3 cups (2 medium) empire apples*, peeled, cored and cubed

1 large onion, diced

4 cups low sodium chicken broth

1/3 cup chives, chopped

1/3 cup safflower oil

Kosher salt to taste

Pepper to taste

3 slices thick cut bacon** cooked and finely crumbled


Melt butter in a heavy bottom pot over medium heat. Add onions, celery root and apples. Stir to combine. Cook until onions are soft and begin to become translucent. Do not brown. Add chicken broth and a pinch of kosher salt. Simmer covered for 45 minutes, or until celery root is soft, stirring every 10 minutes. Remove the pot from heat and allow to cool for 5-10 minutes.

In small batches, puree soup in blender being careful to vent the top and allow steam to escape. Pulse the hot soup several times, increase to blend and then to liquify. Return soup to pot and add salt and pepper to taste.

Puree chives and oil in blender until smooth.

To serve

Pour soup into bowl. Drizzle or dot chive oil on top of soup (I use a cheap condiment container from the Dollar Store to place the chive oil on the soup). Add a small mound of bacon crumbles to the top and serve.

*Any firm and tart apple can be used, such as Granny Smith.

** Pancetta, or Italian bacon, would also be great in this recipe.

Sweet Potato Soup With Pancetta And Spiced Pecans

It's fall and that means soups, sweet potatoes and pecans. Locally, sweet potatoes are abundant at the farmers markets and further south pecan trees are yielding their nuts.

This soup is evocative of the cooler weather and shorter days of fall. It combines the sweet creaminess of the potato, with the saltiness of rendered pancetta and the crunch of the spiced pecans to give lots of flavors and textures in each spoonful. This recipe and its' presentation is inspired by a pumpkin soup I had about a year ago, at Majestic (then The Majestic Cafe) in Old Town Alexandria. The bowl came with pulled pork and the soup was ceremoniously poured in the middle. Toasted pumpkin seeds were then placed atop as a garnish. I hope you enjoy this recipe as much as I do.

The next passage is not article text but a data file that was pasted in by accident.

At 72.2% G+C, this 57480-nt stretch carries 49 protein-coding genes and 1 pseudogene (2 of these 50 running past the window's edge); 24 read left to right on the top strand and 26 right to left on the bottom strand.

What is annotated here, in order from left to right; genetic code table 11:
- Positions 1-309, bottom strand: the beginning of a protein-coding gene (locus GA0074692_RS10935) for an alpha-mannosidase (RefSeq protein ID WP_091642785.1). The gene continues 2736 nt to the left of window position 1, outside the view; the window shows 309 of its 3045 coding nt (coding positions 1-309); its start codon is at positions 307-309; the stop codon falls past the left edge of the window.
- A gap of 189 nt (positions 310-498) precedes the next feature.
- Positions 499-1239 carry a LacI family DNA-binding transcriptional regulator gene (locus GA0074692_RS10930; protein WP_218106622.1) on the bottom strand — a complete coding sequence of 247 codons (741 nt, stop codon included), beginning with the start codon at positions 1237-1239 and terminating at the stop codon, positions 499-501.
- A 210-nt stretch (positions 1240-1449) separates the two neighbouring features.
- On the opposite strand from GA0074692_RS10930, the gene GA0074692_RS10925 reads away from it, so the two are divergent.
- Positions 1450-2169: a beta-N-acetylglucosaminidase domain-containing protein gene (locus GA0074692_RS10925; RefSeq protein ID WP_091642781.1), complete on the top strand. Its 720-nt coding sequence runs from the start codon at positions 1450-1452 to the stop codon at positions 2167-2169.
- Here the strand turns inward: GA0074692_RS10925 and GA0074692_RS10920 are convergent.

2-2 1/2 cups pecans

1 stick butter

1 cup brown sugar

1 t. pumpkin spice

4-5 "shots" of sriracha or other hot sauce

1 T. olive oil

1/2 medium onion, cubed

2 cloves garlic, crushed

2 lb. sweet potatoes, peeled and cubed

4 cups chicken stock or broth

1 t. cumin

1 t. curry

3/4 cup half and half

salt to taste

1/4 t. white pepper

1/4 pound pancetta, sliced into cubes or sticks



Sweet_potato_soup_1_2 Heat olive oil in a heavy bottomed saucepan over medium heat. Add onions and cook until translucent, about 3-4 minutes. Add garlic and cook an additional 2 minutes, stirring frequently. Add sweet potatoes and a pinch of salt. Stir to combine. Add chicken stock and bring up to a boil. Reduce heat to simmer and cover. Allow potatoes to cook for 20-30 minutes, until they are soft and yield easily to a fork.

Transfer the contents of the saucepan to a blender. Blend in batches if needed. Place a thickly folded dish towel over the blender's top opening to allow for steam to escape. Pulse the mixture a few times until you're sure the soup isn't coming out of the top of the blender. Turn blender on high for 2-3 minutes, until mixture is liquefied.

Sweet_potato_soup_2_2 Return the mixture to the saucepan over low heat. Add the cumin, curry, white pepper and half and half. Salt to taste.


In a saucepan, melt the butter over medium heat. Add the sugar, pumpkin spice and sriracha. Stir frequently until the butter and sugar incorporate, about 5 minutes. In a mixing bowl, combine the pecans and butter mixture to coat thoroughly. Transfer pecans to a baking sheet (use a silicon mat or non-stick spray) and spread out evenly. Place the pecans in a pre-heated 350 degree oven. Bake for 5 minutes. Remove from oven and toss the pecans lightly. Bake an additional 5 minutes. Allow the pecans to cool completely, approximately 1/2 hour.


Place pancetta in a non-stick pan over medium heat. Cook until fat is rendered and pancetta is crispy. Transfer to a paper towel to drain.


Place a few pieces of pancetta in a bowl. Pour soup over pancetta and garnish with chopped spiced pecans.